Performance for this is pretty good, it only takes around 50 ms from an SQLite database. Before this goes into production I’ll switch to a more scalable database engine, I have the most experience with MS SQL Server, and since it’s now available in Linux (and there’s an official Docker image6 – good job Microsoft!), I might give that a go. However, the current situation is fine for this stage of the project. If performance becomes an issue later on I’ll look to denormalize the database to avoid the need for the sub-query, but it’s working well enough right now.

The rest of the code sets up the blueprint. The blueprint contains a single function mapped to the '/api' path, which returns the results of the SQL query above transformed into a JSON payload. Another great feature of Flask is that I don’t need to worry about serializing the JSON before I return it, I just return the dict and Flask figures out what to do automatically!


Here’s the response from the endpoint:

  "BUSINESS & INDUSTRY (December 23, 2002)": {
    "200": [
      "This company serving about 30 million customers features the following in its ads [(actor walking across the <i>Jeopardy!</i> stage)  <i>Can you hear me now?  Good!  Can you hear me now?  Good!</i>]",
      "Verizon Wireless"
    "400": [
      "It was once described as 2 \"beautifully embossed, choc. flavored wafers with a rich cream filling\"",
      "Oreo cookies"
    "600": [
      "This Australian-born moguls's first U.S. newspaper acquisition was the San Antonio Express & News",
      "Rupert Murdoch"
    "800": [
      "The \"K\" in K-Mart's name stands for this founder",
      "S.S. Kresge"
    "1000": [
      "The lion on this French auto company's logo was adopted from Belfort, the city where an early model was made",
  "EPITAPHS (March 26, 1999)": {
    "100": [
      "\"Author of the Declaration of American Independence...\"",
      "Thomas Jefferson"
    "200": [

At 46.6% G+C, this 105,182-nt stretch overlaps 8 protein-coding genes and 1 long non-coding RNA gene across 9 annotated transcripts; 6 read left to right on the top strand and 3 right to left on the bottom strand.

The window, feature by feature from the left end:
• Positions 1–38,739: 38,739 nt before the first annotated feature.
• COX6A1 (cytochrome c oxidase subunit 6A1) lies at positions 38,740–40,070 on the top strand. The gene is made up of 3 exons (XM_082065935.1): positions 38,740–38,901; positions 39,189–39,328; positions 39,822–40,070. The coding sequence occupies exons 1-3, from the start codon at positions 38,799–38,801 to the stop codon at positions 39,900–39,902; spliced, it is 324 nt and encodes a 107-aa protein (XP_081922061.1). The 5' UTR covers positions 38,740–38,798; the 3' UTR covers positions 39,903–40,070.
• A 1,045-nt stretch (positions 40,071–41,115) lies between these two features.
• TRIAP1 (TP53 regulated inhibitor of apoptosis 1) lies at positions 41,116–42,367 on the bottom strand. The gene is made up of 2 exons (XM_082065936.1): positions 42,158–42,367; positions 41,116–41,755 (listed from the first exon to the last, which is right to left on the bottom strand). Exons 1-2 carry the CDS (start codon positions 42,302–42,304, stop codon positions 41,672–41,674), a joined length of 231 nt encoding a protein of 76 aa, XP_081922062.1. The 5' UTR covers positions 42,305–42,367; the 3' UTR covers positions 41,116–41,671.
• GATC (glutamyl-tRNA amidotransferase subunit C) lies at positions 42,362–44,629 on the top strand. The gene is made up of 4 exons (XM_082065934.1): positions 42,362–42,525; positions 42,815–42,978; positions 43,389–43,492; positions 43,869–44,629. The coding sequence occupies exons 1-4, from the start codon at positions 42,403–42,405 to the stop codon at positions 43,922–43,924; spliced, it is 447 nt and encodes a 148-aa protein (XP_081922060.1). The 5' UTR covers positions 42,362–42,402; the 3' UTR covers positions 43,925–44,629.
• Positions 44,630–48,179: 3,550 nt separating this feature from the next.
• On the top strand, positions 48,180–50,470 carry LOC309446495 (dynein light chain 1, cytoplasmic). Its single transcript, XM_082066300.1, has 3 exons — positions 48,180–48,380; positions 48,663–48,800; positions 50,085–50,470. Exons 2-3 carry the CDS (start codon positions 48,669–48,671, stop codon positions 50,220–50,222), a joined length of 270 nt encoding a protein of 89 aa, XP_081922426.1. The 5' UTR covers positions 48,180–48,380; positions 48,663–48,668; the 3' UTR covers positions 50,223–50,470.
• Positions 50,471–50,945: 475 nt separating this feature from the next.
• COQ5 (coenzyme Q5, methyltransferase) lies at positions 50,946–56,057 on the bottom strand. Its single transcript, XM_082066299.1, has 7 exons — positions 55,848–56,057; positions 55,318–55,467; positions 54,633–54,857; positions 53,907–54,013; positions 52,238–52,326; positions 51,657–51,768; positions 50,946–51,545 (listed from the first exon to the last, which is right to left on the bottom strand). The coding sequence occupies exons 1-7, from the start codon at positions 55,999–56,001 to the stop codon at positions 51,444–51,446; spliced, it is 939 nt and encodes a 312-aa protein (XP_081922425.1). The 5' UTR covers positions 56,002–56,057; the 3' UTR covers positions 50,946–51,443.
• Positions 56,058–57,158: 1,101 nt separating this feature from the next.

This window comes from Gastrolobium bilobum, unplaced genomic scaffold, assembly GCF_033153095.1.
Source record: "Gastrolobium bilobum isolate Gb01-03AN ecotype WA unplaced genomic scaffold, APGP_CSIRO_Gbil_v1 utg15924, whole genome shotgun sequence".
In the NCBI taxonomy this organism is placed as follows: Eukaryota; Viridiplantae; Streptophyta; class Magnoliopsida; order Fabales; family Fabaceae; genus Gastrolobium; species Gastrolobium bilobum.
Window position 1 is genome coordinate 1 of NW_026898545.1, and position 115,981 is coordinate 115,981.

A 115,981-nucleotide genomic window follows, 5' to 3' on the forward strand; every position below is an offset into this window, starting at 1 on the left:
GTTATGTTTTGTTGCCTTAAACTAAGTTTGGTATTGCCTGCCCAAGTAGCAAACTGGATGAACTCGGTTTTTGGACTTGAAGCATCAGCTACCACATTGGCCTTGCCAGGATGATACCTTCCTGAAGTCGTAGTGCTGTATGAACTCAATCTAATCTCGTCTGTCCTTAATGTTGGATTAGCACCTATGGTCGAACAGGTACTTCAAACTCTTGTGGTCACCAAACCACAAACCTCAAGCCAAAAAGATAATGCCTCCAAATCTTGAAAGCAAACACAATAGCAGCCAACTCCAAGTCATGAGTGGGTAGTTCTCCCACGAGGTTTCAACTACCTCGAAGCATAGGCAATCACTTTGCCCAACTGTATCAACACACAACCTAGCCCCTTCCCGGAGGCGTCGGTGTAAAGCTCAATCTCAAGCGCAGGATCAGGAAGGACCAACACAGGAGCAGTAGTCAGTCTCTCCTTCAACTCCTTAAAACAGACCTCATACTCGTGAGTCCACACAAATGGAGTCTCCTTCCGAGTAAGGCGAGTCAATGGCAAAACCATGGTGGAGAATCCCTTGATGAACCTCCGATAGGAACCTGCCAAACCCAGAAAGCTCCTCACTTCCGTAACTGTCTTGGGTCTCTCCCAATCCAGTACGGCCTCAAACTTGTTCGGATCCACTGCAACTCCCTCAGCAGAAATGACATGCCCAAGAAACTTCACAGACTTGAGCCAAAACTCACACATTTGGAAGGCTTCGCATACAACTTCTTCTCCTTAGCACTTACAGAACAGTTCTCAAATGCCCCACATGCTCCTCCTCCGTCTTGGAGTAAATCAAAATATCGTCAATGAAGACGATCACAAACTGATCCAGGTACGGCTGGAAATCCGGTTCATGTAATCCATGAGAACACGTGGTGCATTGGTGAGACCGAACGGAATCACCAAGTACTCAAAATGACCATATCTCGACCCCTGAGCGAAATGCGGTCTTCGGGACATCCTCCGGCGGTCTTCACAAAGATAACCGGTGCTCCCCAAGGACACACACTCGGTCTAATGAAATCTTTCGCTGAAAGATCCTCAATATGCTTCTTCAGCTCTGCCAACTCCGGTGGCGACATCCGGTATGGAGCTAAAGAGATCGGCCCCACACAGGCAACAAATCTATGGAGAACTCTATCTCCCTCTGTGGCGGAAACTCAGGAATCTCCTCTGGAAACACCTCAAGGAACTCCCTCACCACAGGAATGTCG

"\"Quoth the raven nevermore\"",
      "Edgar Allan Poe"
    "300": [
      "\"Truth and history.  21 men.  The boy bandit king -- he died as he had lived\"",
      "Billy the Kid"
    "500": [
      "\"Man of 1000 Voices\"",
      "Mel Blanc"
    "1000": [
      "\"61/61.  Against all odds\"",
      "Roger Maris"

The real response contained 6 categories, but I’ve truncated it to 2 categories here to save space. Something interesting though is that some categories have the current values ($200 to $1,000 in $200 increments), but some questions have half that ($100 to $500 in $100 increments), and some have some kind of hybrid, with $100 to $300 in $100 increments, and then the final two questions being worth $500 and $1,000. I might want to normalize these at some point, possibly by transforming all questions that were aired before the date on which Jeopardy settled on the current prize money structure.

Another quirk of the dataset is that sometimes there are missing question/answer pairs in a given category. I assume this is because sometimes those questions are never revealed; sometimes the time expires, and so the question may never be revealed, and therefore never makes it onto I’ll have to decide what I want to do with these, it may be that I drop them from the initial database, or maybe flag the category as incomplete so they can be filtered out when the query runs.

Summary & Next Steps

I’m pretty pleased with how far I managed to get in maybe 1 or 2 hours! The code samples above include a few firsts for me:

  • Defining a schema in SQL, including ensuring referential integrity
  • Using a nested SQL query
  • Using Flask to build an API

The surprising thing is, none of this was really that difficult! I think it’s a testament to the Flask framework for eliminating the need to write a whole load of boilerplate code and having a great tutorial, but it also gives me a sense of confidence that this stuff isn’t really that hard, I just need an engaging project as a reason to learn it.

The next steps I want to accomplish are to serve this up using a self-hosted WSGI server and then to write a website using the Jinja7 templating language. Hopefully, the next article will include some screenshots of a real interactive Jeopardy board!